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In the Name of God بسم الله
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Sapphire

Self Cpr!

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(salam)

I received this email today and I wanted to share it with all of you.

What are you to do if you have a heart attack while you are alone. Let's say it's 6:15 p.m. And you're driving home (alone of course), after an usually hard day on the job. You're really tired, upset and frustrated. Suddenly you start experiencing severe pain in your chest that starts to radiate out Into your arm and up into your jaw. You are only about five miles from the hospital nearest your home. Unfortunately you don't know if you'll be able to make it that far. What can you do? You've been trained in CPR but the guy that taught the course didn't tell you what to do if it happened to yourself.

Since many people are alone when they suffer a heart attack, this article seemed to be in order. Without help, the person whose heart is beating improperly and who begins to feel faint, has only about 10 seconds left before losing consciousness. However, these victims can help themselves by coughing repeatedly and very vigorously. A deep breath should be taken before each cough, and the cough must be deep and prolonged, as when producing sputum from deep inside the chest. A breath and a cough must be repeated about every two seconds without let up until help arrives, or until the heart is felt to be beating normally again. Deep breaths get oxygen into the lungs and coughing movements squeeze the heart and keep the blood circulating. The squeezing pressure on the heart also helps it regain normal rhythm. In this way, heart attack victims can get to a hospital.

Source: From Health Cares, Rochester General Hospital via Chapter 240s newsletter 'AND THE BEAT GOES ON '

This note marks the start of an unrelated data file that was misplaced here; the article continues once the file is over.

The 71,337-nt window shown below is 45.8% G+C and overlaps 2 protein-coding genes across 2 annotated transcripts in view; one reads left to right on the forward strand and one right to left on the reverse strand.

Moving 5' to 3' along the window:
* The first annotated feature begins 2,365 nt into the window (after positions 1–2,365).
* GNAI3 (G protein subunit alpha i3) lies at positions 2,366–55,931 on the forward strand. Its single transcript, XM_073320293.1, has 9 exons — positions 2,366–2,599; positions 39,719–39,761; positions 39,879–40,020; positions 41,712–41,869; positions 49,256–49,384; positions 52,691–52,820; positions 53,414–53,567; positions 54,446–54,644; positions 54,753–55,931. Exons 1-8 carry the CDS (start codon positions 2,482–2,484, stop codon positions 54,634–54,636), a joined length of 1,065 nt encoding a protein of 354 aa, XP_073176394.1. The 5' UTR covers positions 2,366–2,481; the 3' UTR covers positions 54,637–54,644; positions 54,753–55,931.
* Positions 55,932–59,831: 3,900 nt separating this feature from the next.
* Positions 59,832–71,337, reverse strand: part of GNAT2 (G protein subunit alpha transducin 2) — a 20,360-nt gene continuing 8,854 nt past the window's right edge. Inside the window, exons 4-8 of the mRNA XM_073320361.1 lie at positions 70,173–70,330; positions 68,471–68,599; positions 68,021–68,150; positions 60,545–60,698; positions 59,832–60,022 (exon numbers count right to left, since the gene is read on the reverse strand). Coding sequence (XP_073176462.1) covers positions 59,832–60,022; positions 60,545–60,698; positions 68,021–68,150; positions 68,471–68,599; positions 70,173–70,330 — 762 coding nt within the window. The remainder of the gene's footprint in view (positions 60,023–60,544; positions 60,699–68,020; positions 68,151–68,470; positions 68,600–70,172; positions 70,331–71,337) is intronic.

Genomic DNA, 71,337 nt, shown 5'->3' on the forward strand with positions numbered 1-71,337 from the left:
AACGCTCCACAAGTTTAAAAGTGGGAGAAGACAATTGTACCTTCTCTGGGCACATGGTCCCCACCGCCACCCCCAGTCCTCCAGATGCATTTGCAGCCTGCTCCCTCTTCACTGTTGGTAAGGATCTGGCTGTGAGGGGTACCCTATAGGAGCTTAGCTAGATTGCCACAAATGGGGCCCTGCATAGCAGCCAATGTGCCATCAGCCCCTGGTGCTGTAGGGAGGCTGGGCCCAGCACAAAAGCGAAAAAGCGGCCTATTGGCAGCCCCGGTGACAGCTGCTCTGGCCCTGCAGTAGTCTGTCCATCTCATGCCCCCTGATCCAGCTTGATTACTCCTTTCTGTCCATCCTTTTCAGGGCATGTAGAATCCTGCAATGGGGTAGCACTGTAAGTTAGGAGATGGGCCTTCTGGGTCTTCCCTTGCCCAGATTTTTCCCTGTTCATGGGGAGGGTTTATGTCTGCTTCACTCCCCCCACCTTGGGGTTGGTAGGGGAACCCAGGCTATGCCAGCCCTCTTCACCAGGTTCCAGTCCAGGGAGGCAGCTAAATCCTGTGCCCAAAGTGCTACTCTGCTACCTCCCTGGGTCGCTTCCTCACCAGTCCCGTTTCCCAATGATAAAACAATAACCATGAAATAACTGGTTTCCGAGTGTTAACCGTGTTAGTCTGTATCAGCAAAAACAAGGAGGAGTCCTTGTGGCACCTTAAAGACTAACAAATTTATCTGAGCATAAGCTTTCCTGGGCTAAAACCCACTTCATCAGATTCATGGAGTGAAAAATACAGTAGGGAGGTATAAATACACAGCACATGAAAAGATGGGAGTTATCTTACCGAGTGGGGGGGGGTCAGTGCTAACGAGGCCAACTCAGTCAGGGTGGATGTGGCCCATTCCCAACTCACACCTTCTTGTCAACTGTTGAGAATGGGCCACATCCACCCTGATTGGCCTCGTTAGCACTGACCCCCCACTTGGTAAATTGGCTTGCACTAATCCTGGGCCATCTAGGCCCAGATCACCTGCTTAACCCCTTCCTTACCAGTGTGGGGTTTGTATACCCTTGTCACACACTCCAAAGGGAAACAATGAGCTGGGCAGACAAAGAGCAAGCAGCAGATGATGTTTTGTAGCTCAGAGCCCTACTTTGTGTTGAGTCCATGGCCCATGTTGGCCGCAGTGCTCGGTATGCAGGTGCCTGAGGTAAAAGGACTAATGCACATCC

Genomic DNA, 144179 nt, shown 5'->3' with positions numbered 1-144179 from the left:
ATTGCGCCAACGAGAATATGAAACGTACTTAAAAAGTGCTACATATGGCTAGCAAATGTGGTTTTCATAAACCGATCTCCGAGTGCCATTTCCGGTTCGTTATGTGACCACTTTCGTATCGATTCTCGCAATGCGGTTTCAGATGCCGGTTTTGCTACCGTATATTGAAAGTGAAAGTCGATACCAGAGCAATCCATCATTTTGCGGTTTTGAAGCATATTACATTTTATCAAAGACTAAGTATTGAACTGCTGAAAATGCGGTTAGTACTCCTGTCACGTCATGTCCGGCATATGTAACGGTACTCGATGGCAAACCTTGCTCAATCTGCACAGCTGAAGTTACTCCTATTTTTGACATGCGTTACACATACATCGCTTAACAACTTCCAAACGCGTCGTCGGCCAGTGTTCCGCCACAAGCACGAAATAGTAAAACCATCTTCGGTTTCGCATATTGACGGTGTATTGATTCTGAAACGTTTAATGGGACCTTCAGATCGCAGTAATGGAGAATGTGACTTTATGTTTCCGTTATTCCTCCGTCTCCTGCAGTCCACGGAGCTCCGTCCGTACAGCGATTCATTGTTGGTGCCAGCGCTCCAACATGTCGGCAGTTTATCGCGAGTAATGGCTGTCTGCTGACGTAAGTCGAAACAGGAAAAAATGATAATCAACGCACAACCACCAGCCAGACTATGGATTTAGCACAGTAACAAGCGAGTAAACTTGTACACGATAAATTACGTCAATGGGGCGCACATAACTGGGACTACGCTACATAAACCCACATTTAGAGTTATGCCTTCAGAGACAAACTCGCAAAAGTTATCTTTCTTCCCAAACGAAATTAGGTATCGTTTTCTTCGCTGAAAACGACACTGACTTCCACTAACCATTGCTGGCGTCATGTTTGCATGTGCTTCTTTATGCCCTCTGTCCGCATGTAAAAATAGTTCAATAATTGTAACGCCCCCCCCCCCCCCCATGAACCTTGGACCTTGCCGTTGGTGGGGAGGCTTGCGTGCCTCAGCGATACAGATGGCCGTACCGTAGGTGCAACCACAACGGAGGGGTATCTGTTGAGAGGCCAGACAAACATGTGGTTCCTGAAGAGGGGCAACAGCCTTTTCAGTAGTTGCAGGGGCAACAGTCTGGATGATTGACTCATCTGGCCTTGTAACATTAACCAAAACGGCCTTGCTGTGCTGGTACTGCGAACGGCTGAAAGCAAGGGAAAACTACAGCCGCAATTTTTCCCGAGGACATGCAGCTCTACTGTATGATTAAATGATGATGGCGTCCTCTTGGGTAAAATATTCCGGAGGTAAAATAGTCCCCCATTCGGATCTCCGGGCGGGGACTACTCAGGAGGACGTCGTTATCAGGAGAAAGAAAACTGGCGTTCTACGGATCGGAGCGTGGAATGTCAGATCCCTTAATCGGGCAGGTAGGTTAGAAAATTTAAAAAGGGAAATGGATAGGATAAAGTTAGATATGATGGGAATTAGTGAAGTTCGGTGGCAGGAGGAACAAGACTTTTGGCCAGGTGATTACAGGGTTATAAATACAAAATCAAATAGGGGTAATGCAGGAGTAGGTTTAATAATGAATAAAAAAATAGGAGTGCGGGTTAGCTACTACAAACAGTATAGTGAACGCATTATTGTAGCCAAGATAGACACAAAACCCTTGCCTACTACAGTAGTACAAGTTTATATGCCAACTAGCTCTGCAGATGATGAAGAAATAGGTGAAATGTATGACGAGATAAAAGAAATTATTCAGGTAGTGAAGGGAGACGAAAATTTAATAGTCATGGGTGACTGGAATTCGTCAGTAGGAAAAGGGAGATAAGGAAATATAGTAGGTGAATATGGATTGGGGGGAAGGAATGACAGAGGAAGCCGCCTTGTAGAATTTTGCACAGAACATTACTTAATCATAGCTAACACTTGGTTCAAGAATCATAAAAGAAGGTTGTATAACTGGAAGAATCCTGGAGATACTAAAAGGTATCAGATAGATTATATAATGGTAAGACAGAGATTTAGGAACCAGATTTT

OHHHH!!! I did not capitalize CPR. I am such a loser. :(

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Not sure if you can even capitalize all alphabets in the title. SC doesn't allow this, methinks. It automatically makes them small case other than the first alphabet if you write all in capitals.

Not my fault then. I am not a loser.

OHHHHH!!!!! *Facepalm* :mellow:

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Basically, a heart attack (medically known as a myocardial infarction), is where the blood supply to the coronary arteries supplying the heart muscle is suddenly blocked. There are only 2 things that can treat this: blood thinners, or an angiogram to physically clear the blockage with a stent

This 'article' is probably discussing an arrhythmia, which is not a heart attack at all but an abnormal heart rhythm, usually felt by a person as palpitations, particularly very fast heart rhythms where the heart pumps so fast the blood pressure drops to zero and a person faints due to lack of blood supply to the brain. this can sometimes be reversed with physical manoeuvres, such as valsalval manoeuvre (where a person holds their breath and strains), or by massaging the left side of the neck. this sometimes reverses the abnormal rhythm, but lots of times they don't and you need specific rhythm control medications

Edited by mohammad_mahdi

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CPR does not help heart attacks, only cardiac arrest. And if you have cardiac arrest, you're already unconscious.

I'm CPR certified by the Red Cross.